America’s rapidly declining bee population has proven a mystery for years.
But now we have some evidence that it’s insecticides that are killing them off. While this may sound obvious, it hasn’t been widely suspected before, and, because bees don’t eat the plants we treat with insecticides, it hasn’t been entirely clear how these insecticides could be harming our bees.
But a new study out of Purdue University suggests a transmission mechanism that could expose bees to these pesticides, and also evidence that this is happening at an alarming rate.
Evidently, many farmers coat their corn and soybean seeds with a neonicotinoid insecticides before planting them. Because these insecticides are sticky, and could otherwise get caught in planting machinery, the farmers cover the seeds with talc. In the planting process, much of this talc is spewed into the environment, and some of the insecticide goes with it. This extremely concentrated insecticide can then land on flowering plants and either kill bees on the spot or be transported back to the hive along with pollen.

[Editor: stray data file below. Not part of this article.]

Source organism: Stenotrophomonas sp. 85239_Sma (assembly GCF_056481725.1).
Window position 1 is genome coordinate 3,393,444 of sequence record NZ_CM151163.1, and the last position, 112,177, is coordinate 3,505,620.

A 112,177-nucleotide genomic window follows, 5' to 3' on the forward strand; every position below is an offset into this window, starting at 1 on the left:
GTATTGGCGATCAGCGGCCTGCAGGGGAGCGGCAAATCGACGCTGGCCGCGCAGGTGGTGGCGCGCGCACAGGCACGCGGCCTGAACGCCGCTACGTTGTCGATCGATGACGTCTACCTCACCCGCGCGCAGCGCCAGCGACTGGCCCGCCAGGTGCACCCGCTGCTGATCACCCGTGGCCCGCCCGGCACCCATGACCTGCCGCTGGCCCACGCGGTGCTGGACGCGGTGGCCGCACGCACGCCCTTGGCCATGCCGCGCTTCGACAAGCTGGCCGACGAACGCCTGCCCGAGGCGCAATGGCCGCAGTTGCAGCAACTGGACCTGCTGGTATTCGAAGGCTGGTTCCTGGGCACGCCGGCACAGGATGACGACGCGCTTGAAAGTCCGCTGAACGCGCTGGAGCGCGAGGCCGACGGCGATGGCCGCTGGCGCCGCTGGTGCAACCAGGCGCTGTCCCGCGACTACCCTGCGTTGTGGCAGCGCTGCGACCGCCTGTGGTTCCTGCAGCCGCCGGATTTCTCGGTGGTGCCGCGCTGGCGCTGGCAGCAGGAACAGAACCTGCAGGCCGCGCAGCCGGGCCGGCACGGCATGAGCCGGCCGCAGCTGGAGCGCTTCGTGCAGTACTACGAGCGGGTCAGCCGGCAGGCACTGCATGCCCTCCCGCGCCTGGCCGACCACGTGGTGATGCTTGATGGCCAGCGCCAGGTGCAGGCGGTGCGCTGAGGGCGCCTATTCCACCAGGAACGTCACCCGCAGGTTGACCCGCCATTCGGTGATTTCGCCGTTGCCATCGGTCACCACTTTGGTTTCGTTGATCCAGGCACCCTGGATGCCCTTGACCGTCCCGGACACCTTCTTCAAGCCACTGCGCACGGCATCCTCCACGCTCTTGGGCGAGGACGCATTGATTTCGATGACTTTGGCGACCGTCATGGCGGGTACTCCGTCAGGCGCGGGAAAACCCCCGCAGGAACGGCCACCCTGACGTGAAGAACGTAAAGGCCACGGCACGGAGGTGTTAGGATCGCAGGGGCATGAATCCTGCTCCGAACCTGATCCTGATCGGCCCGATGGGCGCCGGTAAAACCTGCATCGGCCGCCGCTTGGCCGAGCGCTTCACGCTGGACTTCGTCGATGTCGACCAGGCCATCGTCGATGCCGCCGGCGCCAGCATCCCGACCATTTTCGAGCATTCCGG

But that’s not the only way the insecticide gets to our bees: It can also be found in the soil up to two years after planting, and be taken up by other plants that grow in the corn or soybeans’ wake. And it can also be found in corn pollen picked up by the bees.
In the end, these insecticides have been found in dead and dying bees in agricultural areas. And even living bees in these areas often show signs of disorientation, tremors and convulsions, all signs of insecticide poisoning. Even those bees that don’t die directly from the exposure may die from a weakening of their immune systems’ ability to ward of pests or a loss of homing ability.
And this is not worrisome only for the bees themselves. Though bees aren’t necessary to sustain our corn or soybean crops, they are necessary for many fruits and nuts, not to mention wild plant life. Bees provide our nation’s agriculture a service valued at about $15 to $20 billion per year.
As the bees go, so goes much of our agriculture.